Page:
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Can the district opt my child out of testing?
Additional information for parents regarding state assessments

April 11, 2013—Beginning next week, Guilderland students in grades 3-8 will join their peers around the state to take the NYS English Language Arts (ELA) and math exams. These tests mark a time of transition in our schools, as this is the first year they will be based on the new Common Core Learning Standards. See related letter to parents from Superintendent Wiles (PDF)

As you may know, there has been some concern among parents related to the rigor of the new tests and as a result, some are asking to opt their child out of the testing. This is not an option for school districts. Despite what you may have heard, neither New York State law nor the education commissioner’s regulations provide any legal right or mechanism for students—or districts—to opt out of required state assessments, except for certain exceptions such as those involving students with disabilities. All students present at school on a state testing day are required to sit for the assessment. If a student is absent on a testing day, he or she will still have to sit for the examination on one of the pre-established make up dates of testing.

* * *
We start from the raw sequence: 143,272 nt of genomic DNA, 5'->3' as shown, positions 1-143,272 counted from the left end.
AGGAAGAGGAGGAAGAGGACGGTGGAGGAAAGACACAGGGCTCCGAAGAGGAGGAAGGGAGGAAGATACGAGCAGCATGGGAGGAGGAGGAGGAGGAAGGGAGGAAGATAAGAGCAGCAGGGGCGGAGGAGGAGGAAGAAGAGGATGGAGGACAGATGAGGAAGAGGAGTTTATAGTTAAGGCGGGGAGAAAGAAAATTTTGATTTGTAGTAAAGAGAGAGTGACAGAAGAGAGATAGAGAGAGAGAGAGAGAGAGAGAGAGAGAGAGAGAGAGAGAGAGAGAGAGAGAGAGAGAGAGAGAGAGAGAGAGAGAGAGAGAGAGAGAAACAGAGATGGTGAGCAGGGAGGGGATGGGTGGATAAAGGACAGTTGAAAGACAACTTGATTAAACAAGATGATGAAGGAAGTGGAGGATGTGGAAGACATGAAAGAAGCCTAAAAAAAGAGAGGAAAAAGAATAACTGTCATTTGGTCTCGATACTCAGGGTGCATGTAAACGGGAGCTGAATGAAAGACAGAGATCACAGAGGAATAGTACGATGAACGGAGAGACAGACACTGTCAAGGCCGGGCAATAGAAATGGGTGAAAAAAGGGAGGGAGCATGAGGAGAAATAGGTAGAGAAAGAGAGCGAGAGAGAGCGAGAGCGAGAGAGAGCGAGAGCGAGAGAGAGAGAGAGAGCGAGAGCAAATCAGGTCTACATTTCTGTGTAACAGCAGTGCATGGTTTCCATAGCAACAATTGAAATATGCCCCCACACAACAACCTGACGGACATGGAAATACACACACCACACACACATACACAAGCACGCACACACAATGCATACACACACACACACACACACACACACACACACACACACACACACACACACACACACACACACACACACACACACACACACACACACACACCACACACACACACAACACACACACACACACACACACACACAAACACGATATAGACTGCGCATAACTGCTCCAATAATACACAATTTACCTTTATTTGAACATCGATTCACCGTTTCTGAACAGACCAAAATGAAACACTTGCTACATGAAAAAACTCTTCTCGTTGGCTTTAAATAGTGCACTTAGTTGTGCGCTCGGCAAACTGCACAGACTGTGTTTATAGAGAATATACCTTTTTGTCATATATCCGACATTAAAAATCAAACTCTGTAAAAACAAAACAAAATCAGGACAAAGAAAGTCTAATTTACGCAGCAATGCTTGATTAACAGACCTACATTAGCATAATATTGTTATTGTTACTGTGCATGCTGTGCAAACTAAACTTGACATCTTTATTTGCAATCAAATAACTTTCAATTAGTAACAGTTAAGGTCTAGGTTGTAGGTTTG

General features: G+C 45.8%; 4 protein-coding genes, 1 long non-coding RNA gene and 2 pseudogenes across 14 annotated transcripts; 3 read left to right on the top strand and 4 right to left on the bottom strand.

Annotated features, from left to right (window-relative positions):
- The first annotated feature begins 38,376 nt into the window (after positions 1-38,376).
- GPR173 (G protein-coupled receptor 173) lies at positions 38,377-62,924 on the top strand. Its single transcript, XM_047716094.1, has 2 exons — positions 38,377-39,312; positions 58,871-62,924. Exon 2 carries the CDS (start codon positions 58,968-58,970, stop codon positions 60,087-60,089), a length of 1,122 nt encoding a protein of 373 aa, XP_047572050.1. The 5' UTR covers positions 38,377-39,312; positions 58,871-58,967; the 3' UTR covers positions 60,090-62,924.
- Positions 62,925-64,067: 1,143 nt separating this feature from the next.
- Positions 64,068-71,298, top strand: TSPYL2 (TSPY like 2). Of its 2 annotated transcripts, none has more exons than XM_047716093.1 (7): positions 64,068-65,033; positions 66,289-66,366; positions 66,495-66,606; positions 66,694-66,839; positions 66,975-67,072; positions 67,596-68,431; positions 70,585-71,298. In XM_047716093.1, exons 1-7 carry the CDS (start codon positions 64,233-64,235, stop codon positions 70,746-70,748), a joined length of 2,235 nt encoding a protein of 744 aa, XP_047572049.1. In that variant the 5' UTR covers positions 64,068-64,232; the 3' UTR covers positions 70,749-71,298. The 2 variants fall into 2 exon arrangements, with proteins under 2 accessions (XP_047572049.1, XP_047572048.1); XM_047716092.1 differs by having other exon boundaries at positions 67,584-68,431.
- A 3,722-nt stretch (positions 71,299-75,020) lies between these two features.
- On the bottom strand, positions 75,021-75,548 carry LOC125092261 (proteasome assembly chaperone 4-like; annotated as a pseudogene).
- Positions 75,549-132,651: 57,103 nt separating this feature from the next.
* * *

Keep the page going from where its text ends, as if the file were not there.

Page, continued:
There are significant implications for school districts when students are not in attendance for such required state testing. If participation rates for a school fall below 95 percent of eligible students, districts may not make “Adequate Yearly Progress” (AYP) in the state’s accountability system and could lose federal Title I funding—taking resources away from the school district. If a school or district does not make AYP it may also be subject to additional state mandated reform efforts, leading to an even greater loss of local control for public education.

While we as a district encourage and support advocacy, choosing to opt your child out of the upcoming ELA and math assessments will only hurt the district and may negatively impact our students and teachers. Opting out is not advocating for change. If you want to let your voice be heard and make a real difference for the NYS testing structure, we encourage you to instead contact your local elected officials, the governor, and the New York State Department of Education with your concerns.

Learn how to contact your elected officials

Send an e-mail to NYS Education Commissioner John King or visit the NYSED Facebook page